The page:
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Winston-Salem State's Daryus Skinner says there's a lot more excitement around campus now that it has a chance to win the CIAA's Southern Division.

There’s a bounce in the step of Robert Massey, the interim head coach of Winston-Salem State, and it has nothing to do with homecoming week.

It's all about what the Rams have in front of them as they try to win their first Southern Division title since 2016. WSSU has missed out of winning the division the last two years, and it looked as if Fayetteville State was on its way to winning it again until this past weekend.

When Fayetteville State was upset 23-21 at home by St. Augustine’s, the division race became wide open.

“I’ll go back to this quote ‘That’s why you play the game,’” Massey said.

Winston-Salem State Catawba Football

Coach Robert Massey, left, and defensive line coach Tremayne Henry, talk to players during the Catawba game earlier this season.

Saturday’s homecoming game against Shaw, a team that beat WSSU last season in Durham County Stadium, is pivotal to the race for the division title. If the Rams (4-4, 3-2 CIAA) win and then beat Fayetteville State on Nov. 9, they win the Southern Division title and will get to play Bowie State in the CIAA championship game.

The task is right in front of them, something the players and coaches started to realize in the fourth quarter of Saturday’s 21-0 win against Livingstone.

“Believe or not, I think the key over these three games is we’ve played hard over four quarters in each game,” Massey said about the Rams’ three-game win streak. “We’ve still had some lows, but the big picture as a team, defensively, offensively and special teams, we are on the incline.”

Tight end El-Jordan Allen, a junior college transfer from Oakland, Calif., said with about 10 minutes to go in Saturday’s game, news of the upset of Fayetteville State by St. Aug’s was making its way through the team on the sidelines.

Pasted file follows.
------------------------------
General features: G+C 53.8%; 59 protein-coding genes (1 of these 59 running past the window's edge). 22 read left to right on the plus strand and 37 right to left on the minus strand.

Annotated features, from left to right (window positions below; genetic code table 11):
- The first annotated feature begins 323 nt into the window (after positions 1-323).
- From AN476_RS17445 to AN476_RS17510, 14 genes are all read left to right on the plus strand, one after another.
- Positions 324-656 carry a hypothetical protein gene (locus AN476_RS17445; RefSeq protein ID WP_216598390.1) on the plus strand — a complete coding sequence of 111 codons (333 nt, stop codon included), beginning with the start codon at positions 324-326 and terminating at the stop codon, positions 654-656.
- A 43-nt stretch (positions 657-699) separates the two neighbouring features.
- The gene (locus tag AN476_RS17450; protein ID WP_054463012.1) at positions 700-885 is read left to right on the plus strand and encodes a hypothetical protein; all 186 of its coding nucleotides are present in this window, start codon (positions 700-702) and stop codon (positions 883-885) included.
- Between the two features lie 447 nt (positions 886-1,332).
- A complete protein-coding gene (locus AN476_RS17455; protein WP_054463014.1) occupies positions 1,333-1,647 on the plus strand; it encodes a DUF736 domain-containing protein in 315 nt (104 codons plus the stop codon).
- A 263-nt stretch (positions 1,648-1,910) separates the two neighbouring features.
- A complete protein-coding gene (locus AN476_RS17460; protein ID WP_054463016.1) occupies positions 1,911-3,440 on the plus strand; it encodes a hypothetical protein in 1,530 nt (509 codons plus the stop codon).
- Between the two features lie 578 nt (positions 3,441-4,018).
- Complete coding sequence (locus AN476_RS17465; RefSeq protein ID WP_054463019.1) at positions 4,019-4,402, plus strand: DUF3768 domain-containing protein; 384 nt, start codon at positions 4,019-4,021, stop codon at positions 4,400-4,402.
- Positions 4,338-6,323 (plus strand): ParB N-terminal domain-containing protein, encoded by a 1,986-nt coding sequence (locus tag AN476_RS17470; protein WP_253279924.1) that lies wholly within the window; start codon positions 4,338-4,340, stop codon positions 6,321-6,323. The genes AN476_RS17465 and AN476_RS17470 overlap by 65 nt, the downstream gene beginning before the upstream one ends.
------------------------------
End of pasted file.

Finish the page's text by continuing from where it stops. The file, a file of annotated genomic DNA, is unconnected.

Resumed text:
Allen, however, says WSSU's work is not done.

“Our coaching staff has done a good job of keeping us grounded,” Allen said. “We are making sure we are at meetings and practice on time and doing the little things. We’ve got new life, and I believe we’ve come together at the right time.”

The Rams catch a break with the schedule as they will play their final two games in front of their home fans. There will be around 12,000 people there for the homecoming game, and now that the game means so much to the Southern Division standings, more of those fans should be watching the game instead of socializing.

“Nothing’s ever easy,” Allen said. “We know these next two games are going to be tough so we have to be ready.”

One defensive star from Saturday’s win was All-America safety Daryus Skinner, a four-year starter who had two interceptions. He returned one of those 66 yards for a touchdown in the fourth quarter.

Skinner, who led Division II last season with 11 interceptions in nine games and was the CIAA defensive player of the year, has 20 career interceptions and is one away from tying Eddie Gregg, who played for the Rams in the early 1970s and went on to become a professional boxer. Cornelius Washington, who played in the mid-1970s, has the all-time career record with 25 interceptions.

Skinner leads the Rams with five interceptions this season.

“It just gives everybody the drive again,” Skinner said about having a shot at winning the division title. “I mean, I don’t feel like anybody had given up or anything like that but it just gave everybody a little more boost of energy.

“We still have to keep fighting in these next two games because our work isn’t done.”

The Rams’ defense has been playing lights out during their three-game winning streak, allowing just 17 points in wins over Johnson C. Smith, St. Aug’s and Livingstone. On Saturday, it held the Blue Bears to minus-26 yards rushing.

The shutout by the Rams was their first since the 2017 season when they shutout Lincoln (Pa.) 48-0 on the road.

Massey said when the Rams were 1-4, there were plenty of questions being asked, but he didn’t waver in his commitment.

“We’ve persevered and stayed the course,” Massey said. “And it’s hard to do that when you are losing like we were doing earlier this year, but it's paying dividends.”

Another challenge for Massey and his coaching staff are the many activities this week surrounding homecoming.

“We try to tie up their time with meetings, practice and things like that,” Massey said. “We just have to keep stressing like you are talking to your own children and keep reminding them we’ve got a game to play. Hopefully they are responsible enough to take this week seriously because it’s a big game, obviously.”

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